MANY millions of gamers around the world had their attention focused on Los Angeles throughout last week, where the annual E3 (electronic entertainment expo) revealed the biggest and best new games that are on the way, as well as more than a few surprises, too.
As the world’s biggest gaming show, and always reliably like a mash-up between a circus, a party, a rock concert – and a bank’s stuffy AGM, behind the scenes – E3 is a fascinating mix of fanboy service with looks at the hottest new and developing games, great networking opportunities for the industry and media, and serious backroom deals as the suits, analysts and moneymen get together.
This year’s E3 didn’t disappoint, with lots of terrific games about to be released or in development, with a noticeable ramping up in design quality and gaming potential as developers have become more comfortable with current-gen consoles.
However, apart from the stellar games and interesting tech, E3 2015 will surely be looked back on as the year of surprises, with a number of unexpected big revelations that set the internet on fire, and created a huge stir in the gaming world.
If I had four pages to fill about E3, I couldn’t do it justice – besides which, E3’s main releases have been well covered in general media already – so instead, here’s a roundup of just four of the biggest surprises and news stories from this year’s event…
Jaws collectively dropped across the globe when Square Enix announced the biggest surprise and best-kept secret in gaming – that it is remaking the seminal 1997 PlayStation title, Final Fantasy VII.
As not just the highlight of the long-running and hugely popular Final Fantasy series, critically-acclaimed FF7 has been an old reliable in critics’s charts of the top five games ever, seeing fans of the long obsolete game clamouring for a remake for many years – to no avail.
Now, however, their wish is unexpectedly coming true, with the game’s remake – to be released initially for the PlayStation 4, and sporting a huge visual upgrade – under way, although it won’t be seen for quite some time yet.
Still, some fantasies can come true, it seems.
Another big E3 story – and another fanboy reveal – came from the cult classic, Shenmue (1999).
As a critically acclaimed blast from the past, the planned trilogy stalled with Shenmue II (2001). Despite repeated fans’ campaigns in the long years since, Shenmue was firmly shelved – until its creator, Yu Suzuki, launched a surprise Kickstarter campaign at E3.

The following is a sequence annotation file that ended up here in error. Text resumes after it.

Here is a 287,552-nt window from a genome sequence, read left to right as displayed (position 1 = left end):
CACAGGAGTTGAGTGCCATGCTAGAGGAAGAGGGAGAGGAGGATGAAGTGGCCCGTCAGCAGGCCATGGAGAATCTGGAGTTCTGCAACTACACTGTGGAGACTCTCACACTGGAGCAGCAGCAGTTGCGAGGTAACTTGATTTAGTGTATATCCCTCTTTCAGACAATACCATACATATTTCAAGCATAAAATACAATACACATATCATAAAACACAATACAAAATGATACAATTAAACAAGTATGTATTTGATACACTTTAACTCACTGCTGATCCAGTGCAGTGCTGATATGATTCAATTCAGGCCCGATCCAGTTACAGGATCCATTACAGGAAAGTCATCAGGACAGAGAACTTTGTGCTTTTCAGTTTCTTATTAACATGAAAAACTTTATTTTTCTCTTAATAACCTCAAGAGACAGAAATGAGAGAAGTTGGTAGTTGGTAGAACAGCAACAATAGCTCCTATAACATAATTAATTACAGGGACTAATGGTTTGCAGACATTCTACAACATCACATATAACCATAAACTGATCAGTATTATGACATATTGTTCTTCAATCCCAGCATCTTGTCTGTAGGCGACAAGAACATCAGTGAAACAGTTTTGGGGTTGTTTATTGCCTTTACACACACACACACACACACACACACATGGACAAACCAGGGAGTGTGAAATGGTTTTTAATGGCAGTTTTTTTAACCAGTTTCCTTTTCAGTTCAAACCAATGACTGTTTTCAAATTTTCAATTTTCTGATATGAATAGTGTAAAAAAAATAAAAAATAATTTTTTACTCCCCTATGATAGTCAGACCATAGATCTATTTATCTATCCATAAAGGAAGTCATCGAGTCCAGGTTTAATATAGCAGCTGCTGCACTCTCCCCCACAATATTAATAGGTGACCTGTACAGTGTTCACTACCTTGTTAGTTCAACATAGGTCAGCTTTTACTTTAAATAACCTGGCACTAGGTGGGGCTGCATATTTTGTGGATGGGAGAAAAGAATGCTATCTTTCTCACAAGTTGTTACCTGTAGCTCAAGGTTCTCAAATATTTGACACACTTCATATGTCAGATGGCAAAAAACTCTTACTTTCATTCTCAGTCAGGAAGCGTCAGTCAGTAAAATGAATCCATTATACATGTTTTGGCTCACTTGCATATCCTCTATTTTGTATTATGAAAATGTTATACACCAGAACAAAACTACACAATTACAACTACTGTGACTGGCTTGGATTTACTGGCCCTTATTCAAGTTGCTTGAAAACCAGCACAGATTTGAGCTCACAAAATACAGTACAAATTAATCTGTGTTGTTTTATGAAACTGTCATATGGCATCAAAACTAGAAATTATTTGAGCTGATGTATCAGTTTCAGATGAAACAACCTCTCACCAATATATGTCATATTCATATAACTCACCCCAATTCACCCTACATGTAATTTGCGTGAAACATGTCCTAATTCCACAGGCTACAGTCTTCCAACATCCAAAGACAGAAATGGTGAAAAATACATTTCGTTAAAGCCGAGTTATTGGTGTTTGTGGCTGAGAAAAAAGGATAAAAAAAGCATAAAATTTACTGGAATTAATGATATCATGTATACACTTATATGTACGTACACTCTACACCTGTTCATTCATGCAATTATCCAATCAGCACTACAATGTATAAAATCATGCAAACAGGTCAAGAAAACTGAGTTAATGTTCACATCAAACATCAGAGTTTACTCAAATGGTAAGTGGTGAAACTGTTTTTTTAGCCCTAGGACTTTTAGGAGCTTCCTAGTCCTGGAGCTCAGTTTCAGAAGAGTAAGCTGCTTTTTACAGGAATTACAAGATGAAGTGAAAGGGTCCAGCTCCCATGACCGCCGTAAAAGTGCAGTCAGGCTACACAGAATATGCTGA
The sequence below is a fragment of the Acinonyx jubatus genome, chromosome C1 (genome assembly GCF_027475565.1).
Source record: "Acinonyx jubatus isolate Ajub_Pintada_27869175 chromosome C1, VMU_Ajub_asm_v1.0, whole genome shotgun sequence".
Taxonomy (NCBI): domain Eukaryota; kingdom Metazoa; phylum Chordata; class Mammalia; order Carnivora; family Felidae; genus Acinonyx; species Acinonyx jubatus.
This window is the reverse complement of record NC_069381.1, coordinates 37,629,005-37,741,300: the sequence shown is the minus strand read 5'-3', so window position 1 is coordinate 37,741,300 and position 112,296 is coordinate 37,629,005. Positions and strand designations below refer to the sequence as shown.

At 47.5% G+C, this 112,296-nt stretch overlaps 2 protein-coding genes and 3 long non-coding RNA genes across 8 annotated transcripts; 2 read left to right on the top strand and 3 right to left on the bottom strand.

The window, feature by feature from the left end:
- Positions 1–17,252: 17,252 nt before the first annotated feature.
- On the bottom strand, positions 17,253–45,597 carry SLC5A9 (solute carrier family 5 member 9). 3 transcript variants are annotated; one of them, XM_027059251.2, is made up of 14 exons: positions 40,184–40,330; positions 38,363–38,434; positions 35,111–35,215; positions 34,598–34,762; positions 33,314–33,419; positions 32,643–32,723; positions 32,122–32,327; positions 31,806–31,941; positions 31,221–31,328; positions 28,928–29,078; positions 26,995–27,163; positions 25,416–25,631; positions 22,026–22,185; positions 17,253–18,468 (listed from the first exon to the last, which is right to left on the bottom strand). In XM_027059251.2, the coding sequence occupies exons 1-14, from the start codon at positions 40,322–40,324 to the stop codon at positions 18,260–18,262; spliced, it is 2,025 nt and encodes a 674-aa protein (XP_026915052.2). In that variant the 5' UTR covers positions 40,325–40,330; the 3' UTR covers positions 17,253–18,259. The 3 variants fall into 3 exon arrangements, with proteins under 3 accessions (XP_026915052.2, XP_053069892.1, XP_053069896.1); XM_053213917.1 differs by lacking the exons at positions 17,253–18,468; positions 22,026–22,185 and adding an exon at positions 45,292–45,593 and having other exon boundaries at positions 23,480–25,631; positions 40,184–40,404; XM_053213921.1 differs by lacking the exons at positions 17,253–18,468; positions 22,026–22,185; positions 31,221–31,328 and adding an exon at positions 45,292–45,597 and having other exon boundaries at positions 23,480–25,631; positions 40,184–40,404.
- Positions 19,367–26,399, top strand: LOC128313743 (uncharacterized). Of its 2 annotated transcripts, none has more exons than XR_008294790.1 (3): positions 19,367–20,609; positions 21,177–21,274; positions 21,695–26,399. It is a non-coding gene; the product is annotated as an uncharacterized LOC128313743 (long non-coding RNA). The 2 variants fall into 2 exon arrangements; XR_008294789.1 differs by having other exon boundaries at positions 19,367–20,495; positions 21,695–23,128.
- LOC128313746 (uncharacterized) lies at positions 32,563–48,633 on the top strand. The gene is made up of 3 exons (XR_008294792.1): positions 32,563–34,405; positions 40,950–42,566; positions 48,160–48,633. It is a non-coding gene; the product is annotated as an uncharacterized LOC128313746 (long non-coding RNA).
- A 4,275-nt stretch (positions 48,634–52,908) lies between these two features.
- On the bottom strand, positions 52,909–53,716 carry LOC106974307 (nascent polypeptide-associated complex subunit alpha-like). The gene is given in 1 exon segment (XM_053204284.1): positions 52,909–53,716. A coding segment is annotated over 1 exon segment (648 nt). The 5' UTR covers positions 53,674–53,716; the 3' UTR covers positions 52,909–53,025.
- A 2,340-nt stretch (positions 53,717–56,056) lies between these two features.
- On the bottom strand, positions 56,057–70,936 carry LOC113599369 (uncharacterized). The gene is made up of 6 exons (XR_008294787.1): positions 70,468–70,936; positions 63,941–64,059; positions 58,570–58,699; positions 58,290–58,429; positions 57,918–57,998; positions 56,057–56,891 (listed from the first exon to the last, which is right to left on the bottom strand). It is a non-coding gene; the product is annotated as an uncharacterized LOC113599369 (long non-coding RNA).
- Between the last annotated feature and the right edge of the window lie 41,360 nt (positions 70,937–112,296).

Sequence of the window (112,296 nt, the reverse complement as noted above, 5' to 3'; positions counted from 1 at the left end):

He said that if fans would kick up $2m as an initial exploratory sum, the powers that be would take it as confirmation that there was a commercial market for the closing part of the trilogy, and proceed to developing Shenmue III.
The subsequent flow of money smashed Kickstarter records in just a few hours, effortlessly cruising past the $2m goal.
Despite some questions being raised over launching such a high-profile title via Kickstarer, hopefully, Shenmue III will finally get made.
Did you see that?
Virtual reality (VR) and augmented reality (AR) were once again a feature of E3, with a variety of kits and tech seeking to wow consumers by letting them use headsets to explore virtual worlds, or enabling people to see virtual objects “placed” in the real world.
A long-promised (but undelivered) reality, VR kits finally delivered with something tangible this year, with the Occulus Rift headset, and hand controller, continuing to impress as it nears an imminent consumer release, with several high-quality games and VR experiences currently in development.
However, Microsoft arguably stole the show with its HoloLens AR kit and demo, with its projection of a Minecraft world that could be manipulated largely by just looking at, into and around it (while wearing the Hololens headset) proving pretty breathtaking.
While it’s likely to be pretty pricey when it launches – US reports peg it at being likely to cost a good bit more than an Xbox One console, for example – the HoloLens tech wowed at E3.
Either way, financial and consumer success looks virtually assured for the VR and AR sector …
Last, not least
Yet another unexpected surprise came from the PlayStation 4 exclusive, The Last Guardian – a title that’s been famously lost in development hell for many years now, and which was first seen back around 2009.
Tasked with guiding a boy and his ginormous animal friend – like some kind of cat-bird creature – through dangerous ruins, the game’s troubled development has seen one crisis and delay after another, with its transition from a PS3 to PS4 title further delaying progress.
Given that its creator, Fumito Euda, was the creative genius behind two of the most loved and lauded games out there – Ico (2001), and Shadow of the Colossus (2005), hopes have been high – and dashed, repeatedly – that Guardian would ever be released, especially after Ueda stepped out of his original role on the project.
However, the presence of Ueda at E3 to unveil the first new (and high-quality) footage in years, and the claim that it will be released in 2016, instantly became one of E3 2015’s highlights, and was a welcome surprise to gamers and critics alike.